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October 21, 1958 - Image 2

Resource type:
Text
Publication:
The Michigan Daily, 1958-10-21

Disclaimer: Computer generated plain text may have errors. Read more about this.

THE MICHIGAN DAILY

TUESpAY, OCTOBER

TU1V -.. n AN.., ass TUESDAYS OCTOBER

Fluids Engineering Construction
Partially Completes Campus Needs

!I

(Continued from Page 1)

To Horse
IRVINGTON, N.J. - (P) Ed-
ward Kaplan walked up to his
1958 convertible yesterday to
find a horse eating the trunk.
Dismayed, he summoned po-
lice. Police said the horse's
teeth had actually dented the
hard metal.
Ordinarily, the horse is con-
fined to pulling a Junk wagon
around town. It molested Kap-
lan's car during lunch hour.
When police questioned the
owner of the horse, he replied:
"Why question me? I didn't
do anything."
Police left Kaplan, the horse
owner and the horse to resolve
the problem.

building, the one now in use hav-
ing been built 33 years ago.
.The structure will have adequate
electricity and water facilities
necessary for large equipment, he
explained. Several departments, in-
cluding those of aeronautical, civil,
chemical, engineering mechanics,
mechanical, marine, electrical and
nuclear engineering, will share the
new area.
The nuclear engineering section
of the building will include a sub-
critical reactor for teaching pur-
poses, Edmonson explained.
The completed Fluids Engineer-
ing Building will possess "a maxi-
mum degree of flexibility," Ed-
monson added. To keep the struc-
ture usable longer, only one facility
will be given permanent installa-
tion.
Plan Second Unit
The legislature has appropriated
$20,000 for planning the second
unit of the structure. According to
present University plans, the entire
structure should be operating by
the school year 1960-61.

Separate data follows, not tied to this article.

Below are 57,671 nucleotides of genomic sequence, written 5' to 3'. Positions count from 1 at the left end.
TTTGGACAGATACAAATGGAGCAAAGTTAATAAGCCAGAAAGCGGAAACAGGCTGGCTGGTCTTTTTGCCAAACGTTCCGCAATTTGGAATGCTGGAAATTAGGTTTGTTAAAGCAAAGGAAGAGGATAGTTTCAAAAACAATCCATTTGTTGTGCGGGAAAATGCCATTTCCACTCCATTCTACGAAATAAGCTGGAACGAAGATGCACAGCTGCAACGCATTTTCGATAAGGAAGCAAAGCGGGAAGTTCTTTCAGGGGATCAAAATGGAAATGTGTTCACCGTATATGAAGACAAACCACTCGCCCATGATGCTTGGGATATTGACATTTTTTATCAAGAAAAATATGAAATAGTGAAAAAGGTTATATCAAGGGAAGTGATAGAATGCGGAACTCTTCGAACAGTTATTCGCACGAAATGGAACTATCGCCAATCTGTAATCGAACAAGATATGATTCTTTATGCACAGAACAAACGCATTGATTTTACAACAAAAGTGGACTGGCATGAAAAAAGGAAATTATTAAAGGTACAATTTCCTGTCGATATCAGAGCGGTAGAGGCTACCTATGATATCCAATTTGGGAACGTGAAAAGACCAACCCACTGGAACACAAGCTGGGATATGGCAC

Fluids form a basic concept in
all engineering, and its study is
therefore required by all depart-
ments of the college. Thus all
students in the engineering college
will use the Fluids Engineering
Building at one time or another
during their undergraduate years
at the University, he explained.
"The undergraduates will be
taught the applications of basic
sciences to engineering, and the
graduate student will use it to
experiment along new lines," Ed-
monson said.
The present unit now being used
can be utilized either as a two- or
three-story structure due to its
flexible features, he added.
Council Views
Dorm System
By JEAN HARTWIG
Assembly Dormitory Council
appointed a special committee to
investigate the possibility of a
change in the representation and
procedures of women's legislature
at its regular meeting yesterday.
The committee, which will in-
vestigate the present system of
residence hall representation and
make recommendations to the
Council, is composed of Myra
Gaines, '62, Karen Kuhr, '62,
Margaret O'Connor, '62, Barbara
Gilbert, '60, Anita Jacobs, '61 and
Cress Washburn, '62.
Other members of the group are
Ronnie Mae, '62, Mary Sue Black-
burn, '62, Linda Rhea Axelrod,
'59Ed., Carol Bates, '62, Virginia
McBride, '59, Barbara Baril, '60,
and Gloria Brooks, '61.
The Council also appointed
Nancy Gilford, '60, as a special
representative for a joint commit-
tee of the League, Union, Inter-
Fraternity Council, Panhel Asso-
ciation, Interhouse Council and
Assembly Association to arrange
entertainment for the J-Hop in-
termission.
The IHC-Assembly sing was
also discussed by the council. All
houses are to turn in their song
titles and the name of the men's
house with whom they are singing
by Friday, according to Barbara
Bank, '59, co-chairman of the
event.
Eliminations for the contest
will be held Dec. 1, she announced.